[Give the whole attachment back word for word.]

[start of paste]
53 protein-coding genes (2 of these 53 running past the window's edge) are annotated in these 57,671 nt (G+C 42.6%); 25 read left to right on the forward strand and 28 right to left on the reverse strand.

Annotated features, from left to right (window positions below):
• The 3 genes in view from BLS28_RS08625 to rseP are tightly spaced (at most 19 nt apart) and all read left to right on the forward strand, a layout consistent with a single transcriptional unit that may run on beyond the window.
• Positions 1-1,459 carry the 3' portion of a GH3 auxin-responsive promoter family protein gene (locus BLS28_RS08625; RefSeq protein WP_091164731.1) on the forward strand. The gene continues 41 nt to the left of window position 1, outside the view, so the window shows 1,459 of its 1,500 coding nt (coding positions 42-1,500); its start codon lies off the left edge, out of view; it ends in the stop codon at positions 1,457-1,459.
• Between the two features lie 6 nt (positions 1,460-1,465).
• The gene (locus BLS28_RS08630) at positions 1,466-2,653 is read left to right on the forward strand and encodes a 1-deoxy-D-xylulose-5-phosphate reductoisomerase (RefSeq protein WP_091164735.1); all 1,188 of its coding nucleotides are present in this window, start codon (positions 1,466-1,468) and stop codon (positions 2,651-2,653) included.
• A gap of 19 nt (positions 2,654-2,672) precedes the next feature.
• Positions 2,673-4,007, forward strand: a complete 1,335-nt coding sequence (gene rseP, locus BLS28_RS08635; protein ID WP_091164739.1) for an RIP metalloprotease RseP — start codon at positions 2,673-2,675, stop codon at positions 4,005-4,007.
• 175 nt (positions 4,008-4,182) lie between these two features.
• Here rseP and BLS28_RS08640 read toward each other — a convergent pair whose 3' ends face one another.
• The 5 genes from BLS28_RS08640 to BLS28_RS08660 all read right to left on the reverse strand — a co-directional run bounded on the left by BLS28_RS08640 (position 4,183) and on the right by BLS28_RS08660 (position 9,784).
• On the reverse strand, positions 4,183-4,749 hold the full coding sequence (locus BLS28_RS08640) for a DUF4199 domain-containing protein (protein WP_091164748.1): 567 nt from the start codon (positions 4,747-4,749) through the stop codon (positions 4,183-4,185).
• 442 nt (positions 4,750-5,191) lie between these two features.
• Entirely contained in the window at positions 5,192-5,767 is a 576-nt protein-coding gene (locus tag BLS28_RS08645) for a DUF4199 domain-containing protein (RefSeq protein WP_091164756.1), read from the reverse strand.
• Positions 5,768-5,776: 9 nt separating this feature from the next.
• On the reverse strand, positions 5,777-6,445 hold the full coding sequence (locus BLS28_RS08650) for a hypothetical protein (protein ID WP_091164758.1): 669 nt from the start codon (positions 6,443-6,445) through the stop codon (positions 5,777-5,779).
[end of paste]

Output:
53 protein-coding genes (2 of these 53 running past the window's edge) are annotated in these 57,671 nt (G+C 42.6%); 25 read left to right on the forward strand and 28 right to left on the reverse strand.

Annotated features, from left to right (window positions below):
• The 3 genes in view from BLS28_RS08625 to rseP are tightly spaced (at most 19 nt apart) and all read left to right on the forward strand, a layout consistent with a single transcriptional unit that may run on beyond the window.
• Positions 1-1,459 carry the 3' portion of a GH3 auxin-responsive promoter family protein gene (locus BLS28_RS08625; RefSeq protein WP_091164731.1) on the forward strand. The gene continues 41 nt to the left of window position 1, outside the view, so the window shows 1,459 of its 1,500 coding nt (coding positions 42-1,500); its start codon lies off the left edge, out of view; it ends in the stop codon at positions 1,457-1,459.
• Between the two features lie 6 nt (positions 1,460-1,465).
• The gene (locus BLS28_RS08630) at positions 1,466-2,653 is read left to right on the forward strand and encodes a 1-deoxy-D-xylulose-5-phosphate reductoisomerase (RefSeq protein WP_091164735.1); all 1,188 of its coding nucleotides are present in this window, start codon (positions 1,466-1,468) and stop codon (positions 2,651-2,653) included.
• A gap of 19 nt (positions 2,654-2,672) precedes the next feature.
• Positions 2,673-4,007, forward strand: a complete 1,335-nt coding sequence (gene rseP, locus BLS28_RS08635; protein ID WP_091164739.1) for an RIP metalloprotease RseP — start codon at positions 2,673-2,675, stop codon at positions 4,005-4,007.
• 175 nt (positions 4,008-4,182) lie between these two features.
• Here rseP and BLS28_RS08640 read toward each other — a convergent pair whose 3' ends face one another.
• The 5 genes from BLS28_RS08640 to BLS28_RS08660 all read right to left on the reverse strand — a co-directional run bounded on the left by BLS28_RS08640 (position 4,183) and on the right by BLS28_RS08660 (position 9,784).
• On the reverse strand, positions 4,183-4,749 hold the full coding sequence (locus BLS28_RS08640) for a DUF4199 domain-containing protein (protein WP_091164748.1): 567 nt from the start codon (positions 4,747-4,749) through the stop codon (positions 4,183-4,185).
• 442 nt (positions 4,750-5,191) lie between these two features.
• Entirely contained in the window at positions 5,192-5,767 is a 576-nt protein-coding gene (locus tag BLS28_RS08645) for a DUF4199 domain-containing protein (RefSeq protein WP_091164756.1), read from the reverse strand.
• Positions 5,768-5,776: 9 nt separating this feature from the next.
• On the reverse strand, positions 5,777-6,445 hold the full coding sequence (locus BLS28_RS08650) for a hypothetical protein (protein ID WP_091164758.1): 669 nt from the start codon (positions 6,443-6,445) through the stop codon (positions 5,777-5,779).